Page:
You may have heard about accessibility in news stories related to the ADA or other legislation, but if you don’t require any assistive technologies yourself, you may have not given it a second thought…especially related to eLearning. I’m here to tell you that it’s time to think about it.
Let’s start with the “why.” Why does eLearning need to be made accessible? There are three key reasons. Accessible learning:
- Protects your business
- Enhances your business’ reputation and reach
- Is good for learning
First – protecting your business. A lack of accessibility can lead to costly law suits. Just look at this list from accessibility expert Karl Groves. It contains large retail organizations, airlines, universities, internet service providers, banks, software companies, and even Netflix.
My point here is that accessibility isn’t something only government agencies need to worry about. The legal responsibility to provide accessible information and environments crosses lines of industry and company size. Many companies are great at providing “reasonable accommodation” as described in the Americans with Disabilities Act to their employees who require it on an individual basis, but this can be challenging to do with large employee populations or when creating learning for audiences where you may not know the abilities of each member like customers or the general public. Do you know if everyone who needs to access your learning can access and utilize it? Just like physical access to a building, there are legal requirements in place when it comes to access to learning.
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Second – enhancing your business’ reputation and reach. I know I just used the fear of legal ramifications motivator in the previous paragraph, but here’s the good news – accessibility is also good for business. If individuals with disabilities can access the information and learning you’re providing, they could become customers…and they could tell others about you.
The same is true of employees and potential employees. Even employees who do not require accessibility accommodations will appreciate working for organizations where information is designed to be accessible for all individuals. Multiple thought leaders point to a sense of inclusion in work environments as being key to employee motivation and drive. And keep in mind that your target audience could include many who use assistive approaches to access information for situational or temporary reasons – for example: not having speakers to play audio or having an arm or wrist injury that prevents use of a mouse.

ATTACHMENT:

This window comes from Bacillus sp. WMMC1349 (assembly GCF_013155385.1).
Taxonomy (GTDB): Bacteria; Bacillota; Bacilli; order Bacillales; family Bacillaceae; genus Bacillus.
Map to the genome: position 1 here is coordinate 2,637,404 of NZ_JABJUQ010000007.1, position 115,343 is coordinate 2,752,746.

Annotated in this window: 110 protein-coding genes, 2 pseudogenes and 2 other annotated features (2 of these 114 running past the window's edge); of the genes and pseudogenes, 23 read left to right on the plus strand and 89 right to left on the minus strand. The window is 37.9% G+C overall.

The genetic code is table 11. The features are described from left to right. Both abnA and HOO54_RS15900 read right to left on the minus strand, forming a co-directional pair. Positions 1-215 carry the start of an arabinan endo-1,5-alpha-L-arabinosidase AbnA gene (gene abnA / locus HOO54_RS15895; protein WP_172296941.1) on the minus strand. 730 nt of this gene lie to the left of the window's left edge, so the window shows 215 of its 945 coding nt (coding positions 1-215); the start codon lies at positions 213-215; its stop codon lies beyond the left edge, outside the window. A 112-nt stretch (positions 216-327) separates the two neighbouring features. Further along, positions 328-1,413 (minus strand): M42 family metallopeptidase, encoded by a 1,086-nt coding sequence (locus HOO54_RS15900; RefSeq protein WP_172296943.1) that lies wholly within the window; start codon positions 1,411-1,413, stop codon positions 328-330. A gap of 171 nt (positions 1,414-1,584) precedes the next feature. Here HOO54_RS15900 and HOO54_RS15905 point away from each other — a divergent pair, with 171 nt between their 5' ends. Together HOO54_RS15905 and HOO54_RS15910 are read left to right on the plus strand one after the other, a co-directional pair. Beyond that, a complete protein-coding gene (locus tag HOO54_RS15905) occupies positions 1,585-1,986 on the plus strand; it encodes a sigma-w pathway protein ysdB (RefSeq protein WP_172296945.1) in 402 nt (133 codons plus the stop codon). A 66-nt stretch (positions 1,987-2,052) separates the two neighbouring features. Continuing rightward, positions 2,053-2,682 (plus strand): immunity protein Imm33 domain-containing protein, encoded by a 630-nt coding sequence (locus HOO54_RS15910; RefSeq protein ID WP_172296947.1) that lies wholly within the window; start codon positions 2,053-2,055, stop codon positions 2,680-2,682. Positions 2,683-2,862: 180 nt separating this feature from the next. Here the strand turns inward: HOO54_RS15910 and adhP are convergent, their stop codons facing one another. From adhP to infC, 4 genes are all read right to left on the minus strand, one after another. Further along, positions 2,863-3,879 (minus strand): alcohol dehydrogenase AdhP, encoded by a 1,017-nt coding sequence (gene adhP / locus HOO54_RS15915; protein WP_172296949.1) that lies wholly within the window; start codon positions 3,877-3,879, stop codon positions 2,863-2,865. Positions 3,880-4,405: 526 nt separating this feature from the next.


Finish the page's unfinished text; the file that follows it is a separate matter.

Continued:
Providing eLearning that is accessible not only provides access to learning, it also sends a message about the organization that can impact reputation, reach, and engagement.
Third – Accessible design is good for learning. When you first wade into the accessibility standards like the Section 508 or WCAG 2.0 guidelines, the sheer number of standards can be overwhelming and seem like barriers.
With our experience designing and developing accessible eLearning courses, we’ve developed a process to design with accessibility in mind, rather that attempting to apply standards further down the road. Good learning is engaging because it takes advantage of multiple sensory modes of learning (visual, audio, reading) and accessible learning follows the same core approach. Are you considering visual, audio, reading, and navigation approaches to access your content when you design? If you do, you’ll find integrating accessibility into learning design can become a natural extension of the design process. I’m not saying it’s simple at first – and I’ll provide some tips in another blog about how to get started – but viewing accessibility as a key part of good learning design provides more than just accessibility, it results in great learning experiences for everyone.